• Maintenance: In this final, ongoing stage, the team performs upkeep and maintenance on the resulting product or service. 

The pros and cons of waterfall project management 

The downside to waterfall project management is since each step is preplanned and detailed out in a linear sequence, the strategy is relatively inflexible, so any change in stakeholder priorities or needs will disrupt the order and require a revision—or, possibly, an entirely new blueprint. This is why the model is less effective for many knowledge-based projects, such as computer programming. What waterfall project management lacks in flexibility, though, it makes up for in replication possibilities: waterfall workflows can be easily copied for future, similar tasks.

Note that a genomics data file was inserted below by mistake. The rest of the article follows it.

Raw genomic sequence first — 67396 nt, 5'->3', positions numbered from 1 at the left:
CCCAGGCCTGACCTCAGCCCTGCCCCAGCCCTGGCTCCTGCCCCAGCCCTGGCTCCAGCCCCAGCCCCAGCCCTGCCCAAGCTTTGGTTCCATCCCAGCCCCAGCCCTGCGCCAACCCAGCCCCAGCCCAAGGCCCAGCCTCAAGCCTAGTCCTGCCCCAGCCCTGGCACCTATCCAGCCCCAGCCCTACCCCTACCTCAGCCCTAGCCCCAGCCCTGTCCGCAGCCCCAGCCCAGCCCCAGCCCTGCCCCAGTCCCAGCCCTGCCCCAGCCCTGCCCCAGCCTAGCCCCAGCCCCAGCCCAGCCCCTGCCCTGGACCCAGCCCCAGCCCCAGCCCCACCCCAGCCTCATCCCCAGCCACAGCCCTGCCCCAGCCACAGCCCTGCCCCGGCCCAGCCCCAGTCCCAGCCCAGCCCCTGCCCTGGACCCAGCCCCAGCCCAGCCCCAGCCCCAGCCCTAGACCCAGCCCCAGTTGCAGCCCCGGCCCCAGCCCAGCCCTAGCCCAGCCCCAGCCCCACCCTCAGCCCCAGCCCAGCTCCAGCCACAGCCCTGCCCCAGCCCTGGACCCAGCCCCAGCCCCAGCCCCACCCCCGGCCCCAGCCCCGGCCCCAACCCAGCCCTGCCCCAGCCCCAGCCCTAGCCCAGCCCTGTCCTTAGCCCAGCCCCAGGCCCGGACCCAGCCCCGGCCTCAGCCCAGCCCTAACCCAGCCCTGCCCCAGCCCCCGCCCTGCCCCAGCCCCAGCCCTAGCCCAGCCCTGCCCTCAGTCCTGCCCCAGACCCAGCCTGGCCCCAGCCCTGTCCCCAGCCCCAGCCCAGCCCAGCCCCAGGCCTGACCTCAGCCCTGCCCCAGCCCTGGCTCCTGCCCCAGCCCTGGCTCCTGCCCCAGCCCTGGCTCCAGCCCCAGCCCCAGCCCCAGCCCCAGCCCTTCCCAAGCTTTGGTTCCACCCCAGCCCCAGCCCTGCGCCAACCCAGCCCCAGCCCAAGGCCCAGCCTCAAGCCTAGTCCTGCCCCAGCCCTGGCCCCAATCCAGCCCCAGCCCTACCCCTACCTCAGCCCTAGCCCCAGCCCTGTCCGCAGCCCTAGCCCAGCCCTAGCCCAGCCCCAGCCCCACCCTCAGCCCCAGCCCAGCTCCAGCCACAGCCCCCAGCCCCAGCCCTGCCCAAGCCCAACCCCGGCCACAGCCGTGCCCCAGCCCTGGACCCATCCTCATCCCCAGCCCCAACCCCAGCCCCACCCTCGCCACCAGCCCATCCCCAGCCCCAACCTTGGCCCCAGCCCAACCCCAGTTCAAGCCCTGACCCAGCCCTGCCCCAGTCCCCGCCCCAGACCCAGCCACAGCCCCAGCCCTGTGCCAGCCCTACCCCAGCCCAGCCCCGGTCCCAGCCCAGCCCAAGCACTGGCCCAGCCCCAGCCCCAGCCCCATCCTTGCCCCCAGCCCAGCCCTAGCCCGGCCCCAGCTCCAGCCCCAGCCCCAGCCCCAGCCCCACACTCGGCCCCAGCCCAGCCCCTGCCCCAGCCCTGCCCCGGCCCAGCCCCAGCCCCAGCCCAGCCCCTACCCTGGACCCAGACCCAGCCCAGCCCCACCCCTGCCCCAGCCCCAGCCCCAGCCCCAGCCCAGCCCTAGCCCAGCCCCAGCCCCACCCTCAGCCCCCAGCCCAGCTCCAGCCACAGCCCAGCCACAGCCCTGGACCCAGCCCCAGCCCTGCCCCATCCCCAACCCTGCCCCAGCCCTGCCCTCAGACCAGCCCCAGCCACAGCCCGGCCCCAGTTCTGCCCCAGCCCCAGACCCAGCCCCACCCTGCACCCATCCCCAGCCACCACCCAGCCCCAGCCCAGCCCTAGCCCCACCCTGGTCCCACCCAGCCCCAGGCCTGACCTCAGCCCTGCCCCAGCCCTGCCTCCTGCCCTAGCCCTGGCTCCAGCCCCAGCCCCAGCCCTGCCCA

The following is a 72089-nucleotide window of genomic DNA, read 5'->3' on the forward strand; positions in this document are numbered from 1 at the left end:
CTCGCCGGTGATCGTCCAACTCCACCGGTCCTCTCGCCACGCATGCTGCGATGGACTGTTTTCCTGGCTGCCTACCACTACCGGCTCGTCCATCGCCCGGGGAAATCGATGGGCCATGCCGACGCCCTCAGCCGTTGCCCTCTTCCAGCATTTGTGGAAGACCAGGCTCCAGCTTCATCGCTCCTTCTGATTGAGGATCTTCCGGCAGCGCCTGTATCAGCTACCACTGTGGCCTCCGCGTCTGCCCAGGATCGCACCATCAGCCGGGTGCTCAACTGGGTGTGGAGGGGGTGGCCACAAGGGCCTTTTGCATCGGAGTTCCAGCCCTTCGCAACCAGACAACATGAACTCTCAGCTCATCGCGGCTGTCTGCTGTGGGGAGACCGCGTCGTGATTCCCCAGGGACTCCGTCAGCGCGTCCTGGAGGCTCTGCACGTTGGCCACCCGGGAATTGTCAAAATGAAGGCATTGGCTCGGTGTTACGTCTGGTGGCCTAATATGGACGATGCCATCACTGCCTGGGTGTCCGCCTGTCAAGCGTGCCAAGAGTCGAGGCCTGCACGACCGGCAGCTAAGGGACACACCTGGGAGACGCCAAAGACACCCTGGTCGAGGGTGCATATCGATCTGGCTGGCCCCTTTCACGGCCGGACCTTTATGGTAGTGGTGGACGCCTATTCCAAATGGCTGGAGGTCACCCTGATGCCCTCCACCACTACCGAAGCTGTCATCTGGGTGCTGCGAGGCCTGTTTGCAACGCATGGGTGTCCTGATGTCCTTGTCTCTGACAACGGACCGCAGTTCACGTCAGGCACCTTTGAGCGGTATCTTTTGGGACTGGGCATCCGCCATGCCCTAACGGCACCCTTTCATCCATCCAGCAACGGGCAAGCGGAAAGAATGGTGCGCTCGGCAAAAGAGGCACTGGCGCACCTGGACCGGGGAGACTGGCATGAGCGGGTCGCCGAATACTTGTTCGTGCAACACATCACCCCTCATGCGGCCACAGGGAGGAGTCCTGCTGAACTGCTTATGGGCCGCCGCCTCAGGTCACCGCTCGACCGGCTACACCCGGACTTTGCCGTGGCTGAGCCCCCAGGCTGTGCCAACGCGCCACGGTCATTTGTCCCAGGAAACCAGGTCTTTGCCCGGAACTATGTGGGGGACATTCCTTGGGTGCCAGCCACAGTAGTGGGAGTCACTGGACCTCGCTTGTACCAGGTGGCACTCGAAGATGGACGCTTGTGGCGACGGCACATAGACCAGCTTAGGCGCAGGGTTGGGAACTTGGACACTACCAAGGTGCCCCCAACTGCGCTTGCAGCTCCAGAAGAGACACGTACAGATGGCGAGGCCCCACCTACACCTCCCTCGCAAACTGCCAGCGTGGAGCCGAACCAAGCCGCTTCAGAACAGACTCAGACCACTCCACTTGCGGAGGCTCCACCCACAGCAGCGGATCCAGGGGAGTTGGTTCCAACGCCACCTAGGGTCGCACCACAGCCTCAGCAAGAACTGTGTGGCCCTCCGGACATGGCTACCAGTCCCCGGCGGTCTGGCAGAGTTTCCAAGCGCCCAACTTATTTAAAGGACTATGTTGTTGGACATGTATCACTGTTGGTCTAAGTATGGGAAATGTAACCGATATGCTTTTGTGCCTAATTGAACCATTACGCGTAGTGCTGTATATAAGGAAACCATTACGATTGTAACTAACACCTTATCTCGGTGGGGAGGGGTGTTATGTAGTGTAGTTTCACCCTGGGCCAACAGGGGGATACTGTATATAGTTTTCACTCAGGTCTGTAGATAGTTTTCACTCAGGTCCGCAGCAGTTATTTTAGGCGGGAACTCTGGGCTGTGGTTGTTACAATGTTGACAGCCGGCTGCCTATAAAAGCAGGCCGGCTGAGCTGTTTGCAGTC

Waterfall versus Agile 

There are some key differences between a traditional waterfall project and an agile project and these include the following: 

Waterfall 

  • Detailed, long-term project plans with single timeline 

  • Definitive and rigid project management and team roles 

  • Changes in deliverables are discouraged and costly 

  • Fully completed product delivered at the end of the timeline 

  • Contract-based approach to scope and requirements 

  • Customer is typically involved only at the beginning and end of a project 

  • Linear-phased approach creates dependencies 

Agile 

  • Shorter planning based on iterations and multiple deliveries 

  • Flexible, cross-functional team composition 

  • Changes in deliverables are expected and less impactful 

  • Product delivered in functional stages 

  • Collaborative and interactive approach to requirements 

  • Customer is involved throughout the sprint 

  • Concurrent approach seeks to reduce dependencies